Since the 1990s, Adams has been America’s most frequently-performed living composer. He has written prolifically, including Shaker Loops, The Wound-Dresser, Nixon in China, The Dharma at Big Sur. In 2003, he won the Pulitzer Prize for composing On the Transmigration of Souls.
He told Chester he had enjoyed The Yellow Shark experience, especially the cimbalom. Since conducting the Zappa piece in LA, Adams had been busy creating a new symphonic oratorio named The Gospel According to the Other Mary. In the midst of it now, he had cimbalom on the brain. Adams wanted to further explore its use and was writing parts for it.
Would Chester be interested in being the featured soloist when the work premiered? (Yes!) Would he perhaps collaborate a bit with Adams as he developed those difficult cimbalom portions of the composition? (Yes again!)
To put it in perspective, this was like the popular composer Joseph Haydn asking someone in the 1780s to lend a hand with string runs in his new concerto, or Scarlatti saying, “Wanna help me jam something on this harpsichord?”
Chester hung up after the conversation, turned to his wife and said, “Rachel, remember that epiphany thing we talked about?”
And so the new trail began.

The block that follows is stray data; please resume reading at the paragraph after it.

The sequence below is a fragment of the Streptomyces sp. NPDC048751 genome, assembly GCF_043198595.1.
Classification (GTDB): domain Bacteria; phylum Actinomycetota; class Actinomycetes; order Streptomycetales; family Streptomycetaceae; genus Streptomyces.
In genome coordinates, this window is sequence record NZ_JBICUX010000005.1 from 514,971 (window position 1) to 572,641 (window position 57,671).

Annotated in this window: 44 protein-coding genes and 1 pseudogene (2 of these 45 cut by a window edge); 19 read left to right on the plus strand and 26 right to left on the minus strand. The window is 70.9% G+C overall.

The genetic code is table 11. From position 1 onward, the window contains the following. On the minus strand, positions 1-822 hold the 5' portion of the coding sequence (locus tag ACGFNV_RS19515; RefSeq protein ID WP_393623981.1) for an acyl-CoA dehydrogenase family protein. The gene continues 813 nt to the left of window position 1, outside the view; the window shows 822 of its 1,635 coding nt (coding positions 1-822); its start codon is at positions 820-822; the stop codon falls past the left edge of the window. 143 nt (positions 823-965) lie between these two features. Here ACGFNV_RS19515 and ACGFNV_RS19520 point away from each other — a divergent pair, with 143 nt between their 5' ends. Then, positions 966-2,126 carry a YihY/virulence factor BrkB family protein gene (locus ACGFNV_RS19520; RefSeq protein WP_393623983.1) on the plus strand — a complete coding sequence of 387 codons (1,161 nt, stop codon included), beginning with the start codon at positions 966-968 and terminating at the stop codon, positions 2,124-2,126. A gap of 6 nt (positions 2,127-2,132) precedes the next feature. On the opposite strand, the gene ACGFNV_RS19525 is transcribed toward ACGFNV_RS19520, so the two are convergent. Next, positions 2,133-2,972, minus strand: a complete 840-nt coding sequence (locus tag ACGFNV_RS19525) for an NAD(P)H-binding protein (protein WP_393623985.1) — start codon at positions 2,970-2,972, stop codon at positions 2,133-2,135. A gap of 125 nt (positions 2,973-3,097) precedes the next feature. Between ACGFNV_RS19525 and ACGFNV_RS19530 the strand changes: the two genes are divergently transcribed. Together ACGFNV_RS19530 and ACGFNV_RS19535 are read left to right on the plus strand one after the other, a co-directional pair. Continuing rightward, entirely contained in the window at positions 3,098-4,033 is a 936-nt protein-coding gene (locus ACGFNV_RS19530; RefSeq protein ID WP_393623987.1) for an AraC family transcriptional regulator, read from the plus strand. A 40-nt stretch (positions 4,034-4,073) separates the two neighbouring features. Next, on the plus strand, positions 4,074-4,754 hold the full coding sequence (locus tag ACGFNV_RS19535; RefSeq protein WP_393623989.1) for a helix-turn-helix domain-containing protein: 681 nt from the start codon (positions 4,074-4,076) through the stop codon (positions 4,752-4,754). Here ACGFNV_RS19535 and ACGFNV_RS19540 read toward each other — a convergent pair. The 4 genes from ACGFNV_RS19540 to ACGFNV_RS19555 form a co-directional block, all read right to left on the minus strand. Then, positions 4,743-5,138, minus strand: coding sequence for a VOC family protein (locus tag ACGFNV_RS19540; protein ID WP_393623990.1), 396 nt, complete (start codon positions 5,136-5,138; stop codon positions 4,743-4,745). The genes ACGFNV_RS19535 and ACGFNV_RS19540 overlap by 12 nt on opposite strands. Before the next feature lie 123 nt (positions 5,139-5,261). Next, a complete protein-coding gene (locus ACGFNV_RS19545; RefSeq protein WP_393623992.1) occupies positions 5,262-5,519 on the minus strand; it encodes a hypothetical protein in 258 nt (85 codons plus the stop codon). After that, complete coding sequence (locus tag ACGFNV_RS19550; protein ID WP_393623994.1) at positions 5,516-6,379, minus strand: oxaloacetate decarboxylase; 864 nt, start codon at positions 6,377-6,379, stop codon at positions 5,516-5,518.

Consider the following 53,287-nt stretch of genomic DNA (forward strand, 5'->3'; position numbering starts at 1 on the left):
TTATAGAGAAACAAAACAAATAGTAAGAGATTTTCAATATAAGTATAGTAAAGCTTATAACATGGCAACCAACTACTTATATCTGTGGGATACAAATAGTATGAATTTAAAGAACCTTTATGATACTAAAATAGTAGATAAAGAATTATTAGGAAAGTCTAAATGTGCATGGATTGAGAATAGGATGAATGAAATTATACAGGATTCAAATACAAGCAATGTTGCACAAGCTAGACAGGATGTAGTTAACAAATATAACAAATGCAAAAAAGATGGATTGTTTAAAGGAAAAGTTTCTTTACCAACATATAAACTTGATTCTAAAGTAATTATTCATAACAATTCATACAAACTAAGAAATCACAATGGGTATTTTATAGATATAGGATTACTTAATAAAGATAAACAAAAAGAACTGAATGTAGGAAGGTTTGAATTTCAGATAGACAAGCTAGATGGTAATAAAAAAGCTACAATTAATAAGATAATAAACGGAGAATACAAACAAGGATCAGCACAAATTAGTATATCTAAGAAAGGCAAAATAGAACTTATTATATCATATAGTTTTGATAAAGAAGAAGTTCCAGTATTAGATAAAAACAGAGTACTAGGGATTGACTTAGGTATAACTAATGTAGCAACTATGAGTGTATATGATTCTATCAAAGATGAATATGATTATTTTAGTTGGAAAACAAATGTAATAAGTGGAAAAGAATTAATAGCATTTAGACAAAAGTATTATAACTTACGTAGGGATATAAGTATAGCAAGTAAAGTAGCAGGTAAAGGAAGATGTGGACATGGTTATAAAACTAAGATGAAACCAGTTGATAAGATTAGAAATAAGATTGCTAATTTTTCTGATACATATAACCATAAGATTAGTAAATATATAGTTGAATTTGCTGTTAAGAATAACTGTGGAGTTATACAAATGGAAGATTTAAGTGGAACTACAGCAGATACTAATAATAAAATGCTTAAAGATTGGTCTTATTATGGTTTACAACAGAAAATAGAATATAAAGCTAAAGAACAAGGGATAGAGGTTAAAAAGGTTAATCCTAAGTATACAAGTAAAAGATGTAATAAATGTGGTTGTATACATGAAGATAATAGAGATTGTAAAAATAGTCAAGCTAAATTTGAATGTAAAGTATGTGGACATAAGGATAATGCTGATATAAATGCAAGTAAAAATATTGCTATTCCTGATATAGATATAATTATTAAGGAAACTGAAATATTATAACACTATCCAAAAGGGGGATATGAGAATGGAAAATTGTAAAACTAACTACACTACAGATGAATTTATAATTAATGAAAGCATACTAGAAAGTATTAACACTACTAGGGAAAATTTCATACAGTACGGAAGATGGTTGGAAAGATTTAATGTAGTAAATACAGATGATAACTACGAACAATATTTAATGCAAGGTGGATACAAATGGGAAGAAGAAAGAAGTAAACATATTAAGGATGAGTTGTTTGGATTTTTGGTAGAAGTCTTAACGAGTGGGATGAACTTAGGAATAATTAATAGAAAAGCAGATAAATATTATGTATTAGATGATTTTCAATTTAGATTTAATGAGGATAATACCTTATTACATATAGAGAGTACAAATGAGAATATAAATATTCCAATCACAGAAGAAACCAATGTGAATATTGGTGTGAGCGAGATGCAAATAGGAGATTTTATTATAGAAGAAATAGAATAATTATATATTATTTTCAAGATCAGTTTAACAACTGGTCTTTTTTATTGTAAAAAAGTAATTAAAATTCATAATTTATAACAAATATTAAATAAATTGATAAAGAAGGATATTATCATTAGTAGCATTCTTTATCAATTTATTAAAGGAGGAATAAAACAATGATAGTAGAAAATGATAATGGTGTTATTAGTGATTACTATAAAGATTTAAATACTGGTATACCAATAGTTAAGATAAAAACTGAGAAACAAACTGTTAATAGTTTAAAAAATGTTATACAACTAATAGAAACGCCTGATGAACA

As Chester grappled to accelerate his skills rapidly (after all, he was now unexpectedly being perceived as a Mr. Cimbalom of sorts), he realized his friend Tom Rainey had been right: it’s a terribly demanding instrument. “It’s like popping open a piano and hammering or plucking the wires, but the order makes much less sense,” he explains. “It’s four-and-a-half octaves total, from low C to second A above the treble cleft. The bottom octave and a half are exactly the same, side by side. Past the second f sharp it gets different. Once you’re on the third line up, the differences are even more pronounced. So the kinetic understanding of where you are is tough to master. Believe me, I needed Malcolm Gladwell’s 10,000-hour rule in a hurry, so it became very intense. I also learned the proper playing spot is quite small per strike. And the strings all cross each other — it gets mazy, complex, it’s very fast and athletic to maneuver. In short, the physical layout is maddening. No wonder most percussionists never went near it. What had I gotten myself into?”